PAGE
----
St. Louis Rams, Kurt Warner (13) during a game against the Tennessee Titans on October 31, 1999 at Adelphia Coliseum in Nashville, Tennessee.  The Titans beat the Rams 24-21. Kurt Warner played for 12 years with 3 different teams and was a 4-time Pro Bowler.
St. Louis Rams, Kurt Warner (13) during a game against the Tennessee Titans on October 31, 1999 at Adelphia Coliseum in Nashville, Tennessee. The Titans beat the Rams 24-21. Kurt Warner played for 12 years with 3 different teams and was a 4-time Pro Bowler. — David Durochik

Saturday night, the Pro Football Hall of Fame will again open its exclusive gates and enshrine the seven-member class of 2017. Pro Football Weekly is highlighting them all, beginning with former Rams, Giants and Cardinals QB Kurt Warner.

Credentials: Two-time NFL MVP (1999 and 2001). Four-time Pro Bowler (1999-2001, 2008), two-time first-team All-Pro (1999, 2001). Three Super Bowl appearances, including Super Bowl XXXIV winner and MVP. Walter Payton Man of the Year in 2008. 12-year NFL veteran completed 2,666-of-4,070 career attempts (65.5 completion percentage) for 32,344 yards (7.9 YPA), 208 touchdowns against 128 interceptions, good for a 93.7 rating (10th all-time). Postseason numbers: 9-4 mark (including 7-0 at home). 307-of-462 (65.5 completion percentage) for 3,952 yards (8.6 YPA), 31:14 TD-to-INT ratio and 102.8 rating.

From bags to riches: Undrafted in 1994, Warner received a camp invitation from the Packers. His next job, after camp arm behind Brett Favre, Mark Brunell and Ty Detmer? Stocking shelves and bagging groceries at an Iowa supermarket for $5.50 an hour until an opportunity arose with the Arena Football League's Iowa Barnstormers in '95. Warner lit up the AFL, tallying 183 touchdowns, two Arena Bowl appearances and, eventually, a spot in the Barnstormer and AFL Hall of Fame.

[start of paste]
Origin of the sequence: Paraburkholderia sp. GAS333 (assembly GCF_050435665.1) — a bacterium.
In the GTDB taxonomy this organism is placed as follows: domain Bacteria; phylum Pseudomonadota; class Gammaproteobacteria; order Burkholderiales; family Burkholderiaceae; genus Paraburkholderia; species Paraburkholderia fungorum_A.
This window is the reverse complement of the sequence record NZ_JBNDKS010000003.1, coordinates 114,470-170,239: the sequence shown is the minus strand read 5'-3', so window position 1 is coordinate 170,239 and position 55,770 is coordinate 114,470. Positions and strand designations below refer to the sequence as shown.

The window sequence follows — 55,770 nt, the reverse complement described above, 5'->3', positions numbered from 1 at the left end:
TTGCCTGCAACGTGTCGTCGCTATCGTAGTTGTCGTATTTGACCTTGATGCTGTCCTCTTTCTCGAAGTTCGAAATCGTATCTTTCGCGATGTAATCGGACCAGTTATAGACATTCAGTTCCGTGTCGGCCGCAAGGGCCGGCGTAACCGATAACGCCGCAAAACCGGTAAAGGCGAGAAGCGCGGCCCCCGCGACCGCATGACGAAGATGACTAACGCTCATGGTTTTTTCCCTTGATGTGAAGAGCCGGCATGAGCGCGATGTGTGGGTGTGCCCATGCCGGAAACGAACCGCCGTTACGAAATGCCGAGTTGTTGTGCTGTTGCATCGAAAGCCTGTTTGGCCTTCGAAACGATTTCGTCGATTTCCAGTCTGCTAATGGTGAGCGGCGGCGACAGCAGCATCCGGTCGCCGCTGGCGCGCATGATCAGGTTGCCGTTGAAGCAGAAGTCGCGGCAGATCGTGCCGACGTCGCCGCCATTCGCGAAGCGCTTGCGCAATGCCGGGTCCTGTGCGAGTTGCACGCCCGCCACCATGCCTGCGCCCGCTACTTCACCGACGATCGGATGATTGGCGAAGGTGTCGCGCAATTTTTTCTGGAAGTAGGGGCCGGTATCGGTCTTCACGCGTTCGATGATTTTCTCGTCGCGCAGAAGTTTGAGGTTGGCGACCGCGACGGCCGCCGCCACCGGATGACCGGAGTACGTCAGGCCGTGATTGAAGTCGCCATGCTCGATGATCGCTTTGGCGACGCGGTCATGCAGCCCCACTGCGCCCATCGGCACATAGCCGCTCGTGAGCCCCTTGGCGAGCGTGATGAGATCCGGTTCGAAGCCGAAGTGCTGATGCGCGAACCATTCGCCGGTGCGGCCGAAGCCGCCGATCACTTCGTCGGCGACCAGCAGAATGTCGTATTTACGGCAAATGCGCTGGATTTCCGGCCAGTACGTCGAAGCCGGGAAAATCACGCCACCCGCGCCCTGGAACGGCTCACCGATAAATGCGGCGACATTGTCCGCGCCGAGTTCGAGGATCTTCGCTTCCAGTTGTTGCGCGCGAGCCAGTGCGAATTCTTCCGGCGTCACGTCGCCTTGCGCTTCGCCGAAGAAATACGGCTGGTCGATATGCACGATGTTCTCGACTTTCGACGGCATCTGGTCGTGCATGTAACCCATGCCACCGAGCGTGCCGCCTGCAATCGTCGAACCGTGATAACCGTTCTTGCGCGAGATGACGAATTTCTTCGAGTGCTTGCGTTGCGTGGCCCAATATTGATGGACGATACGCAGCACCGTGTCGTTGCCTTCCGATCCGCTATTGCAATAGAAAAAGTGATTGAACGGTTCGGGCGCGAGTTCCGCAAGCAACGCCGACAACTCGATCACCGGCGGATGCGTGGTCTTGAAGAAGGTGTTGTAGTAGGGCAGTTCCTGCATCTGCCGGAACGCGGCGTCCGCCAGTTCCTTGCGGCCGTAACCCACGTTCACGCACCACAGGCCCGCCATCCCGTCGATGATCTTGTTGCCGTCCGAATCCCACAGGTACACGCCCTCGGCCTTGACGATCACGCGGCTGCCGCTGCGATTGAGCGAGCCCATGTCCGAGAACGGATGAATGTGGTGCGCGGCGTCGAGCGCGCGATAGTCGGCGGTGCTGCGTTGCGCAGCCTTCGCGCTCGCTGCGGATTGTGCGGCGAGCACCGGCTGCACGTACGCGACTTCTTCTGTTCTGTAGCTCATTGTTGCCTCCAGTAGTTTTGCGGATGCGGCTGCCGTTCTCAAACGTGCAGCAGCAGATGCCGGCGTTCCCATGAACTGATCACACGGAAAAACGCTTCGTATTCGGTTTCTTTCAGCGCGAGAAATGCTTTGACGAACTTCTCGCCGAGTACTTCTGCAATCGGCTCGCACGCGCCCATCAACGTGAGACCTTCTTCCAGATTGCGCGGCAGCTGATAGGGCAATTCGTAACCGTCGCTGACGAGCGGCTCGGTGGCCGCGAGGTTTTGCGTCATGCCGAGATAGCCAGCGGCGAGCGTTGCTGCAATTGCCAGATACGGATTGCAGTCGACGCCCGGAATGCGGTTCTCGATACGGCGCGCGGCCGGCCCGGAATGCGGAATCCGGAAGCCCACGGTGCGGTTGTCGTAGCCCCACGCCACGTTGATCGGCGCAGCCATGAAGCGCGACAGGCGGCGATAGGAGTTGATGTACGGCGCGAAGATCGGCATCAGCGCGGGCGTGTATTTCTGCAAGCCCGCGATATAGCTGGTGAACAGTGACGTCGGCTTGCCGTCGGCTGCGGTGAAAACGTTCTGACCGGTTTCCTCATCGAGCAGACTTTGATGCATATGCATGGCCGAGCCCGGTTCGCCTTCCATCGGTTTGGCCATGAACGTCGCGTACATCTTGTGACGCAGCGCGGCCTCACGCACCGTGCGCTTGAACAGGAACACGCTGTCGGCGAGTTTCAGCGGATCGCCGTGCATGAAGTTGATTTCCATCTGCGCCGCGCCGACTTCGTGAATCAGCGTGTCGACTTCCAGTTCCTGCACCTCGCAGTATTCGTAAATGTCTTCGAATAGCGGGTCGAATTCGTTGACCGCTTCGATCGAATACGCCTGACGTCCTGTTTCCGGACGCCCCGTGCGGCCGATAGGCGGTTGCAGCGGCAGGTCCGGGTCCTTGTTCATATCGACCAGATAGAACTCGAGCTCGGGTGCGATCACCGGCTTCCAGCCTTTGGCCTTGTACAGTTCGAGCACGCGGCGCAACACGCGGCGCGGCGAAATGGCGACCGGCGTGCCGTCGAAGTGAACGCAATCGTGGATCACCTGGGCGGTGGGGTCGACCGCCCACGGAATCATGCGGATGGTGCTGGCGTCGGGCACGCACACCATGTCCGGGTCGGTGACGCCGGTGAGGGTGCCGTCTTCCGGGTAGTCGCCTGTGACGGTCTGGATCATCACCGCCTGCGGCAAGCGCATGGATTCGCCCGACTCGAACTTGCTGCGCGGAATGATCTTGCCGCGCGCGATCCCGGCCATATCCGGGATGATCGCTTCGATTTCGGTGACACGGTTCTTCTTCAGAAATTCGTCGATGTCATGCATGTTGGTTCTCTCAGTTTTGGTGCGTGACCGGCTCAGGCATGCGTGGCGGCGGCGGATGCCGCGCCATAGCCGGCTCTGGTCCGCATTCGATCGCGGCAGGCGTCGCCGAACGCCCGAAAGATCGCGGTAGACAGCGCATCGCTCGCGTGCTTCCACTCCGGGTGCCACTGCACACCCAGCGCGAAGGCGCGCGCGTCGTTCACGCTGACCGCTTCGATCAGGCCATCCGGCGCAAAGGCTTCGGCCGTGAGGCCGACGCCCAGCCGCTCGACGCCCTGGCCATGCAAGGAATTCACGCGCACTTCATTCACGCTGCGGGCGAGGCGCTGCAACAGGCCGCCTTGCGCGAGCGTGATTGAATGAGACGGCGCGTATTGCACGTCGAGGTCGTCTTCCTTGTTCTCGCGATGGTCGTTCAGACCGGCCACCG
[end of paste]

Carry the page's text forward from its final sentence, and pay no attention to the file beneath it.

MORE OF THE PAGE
Warner's AFL success attracted the Rams, who signed him in 1997. After one year in Europe and another as St. Louis' No. 3, a preseason injury to starter Trent Green thrust the reins of a 4-12 team ranked 24th in scoring and 27th in total offense on the still-anonymous Warner. Seemingly overnight, "The Greatest Show on Turf" was born, overseen by Mike Martz and orchestrated by a precise and persistent former journeyman, Warner.

The distributor to fellow Hall of Famer, RB Marshall Faulk, and perennial Pro Bowl WRs Isaac Bruce and Torry Holt, Warner guided the high-flying Rams to their first playoff berth in a decade. It culminated in his first MVP award after a league-leading 41 TDs, 109.2 rating and 8.7-yard attempt average spearheaded Martz's revolutionary, pass-happy, points-in-bunches attack.

Warner led the Rams past Tennessee to their first-ever Super Bowl triumph, clinched by his 73-yard scoring strike to Bruce with less than two minutes. Warner was named Super Bowl XXXIV MVP for tallying then-Super Bowl records for yards (414) and attempts (45).

Warner's Rams made three more playoff appearances, secured two additional division titles and another Super Bowl appearance, a last-second loss in XXXVI to Tom Brady's Patriots

His second act, beginning with the Cardinals in 2005 at age 34, didn't include another rapid rise, like with the Rams. He actually saw Arizona draft his supposed heir, Matt Leinart, 10th overall in 2006, but Warner again persevered.

With Anquan Boldin and Larry Fitzgerald, and coach Ken Whisenhunt, Warner led the Cardinals to a 9-7 mark, division title and his third and final Super Bowl berth following the 2008 season. It appeared another long touchdown late, 63 yards to Larry Fitzgerald to erase a two-score, fourth-quarter lead by Pittsburgh, would result in Warner's second Lombardi and Super Bowl MVP. Instead, Ben Roethlisberger-to-Santonio Holmes in the right corner of the end zone punctuated one of the greatest Super Bowls ever played.

Quotable: "Maybe he wasn't even aware of the talent that he had," said former Rams coach Dick Vermeil. "I think of a guy with a lot of faith and belief in himself. Not cocky, but confident. Not in awe of his opportunity, and played his very first league game as if he played for five years in a row as a starter. He just had tremendous poise. Tremendous poise. He certainly deserves to be in the Hall of Fame. No one ever did what he's done, and no one will ever do it again. Ever."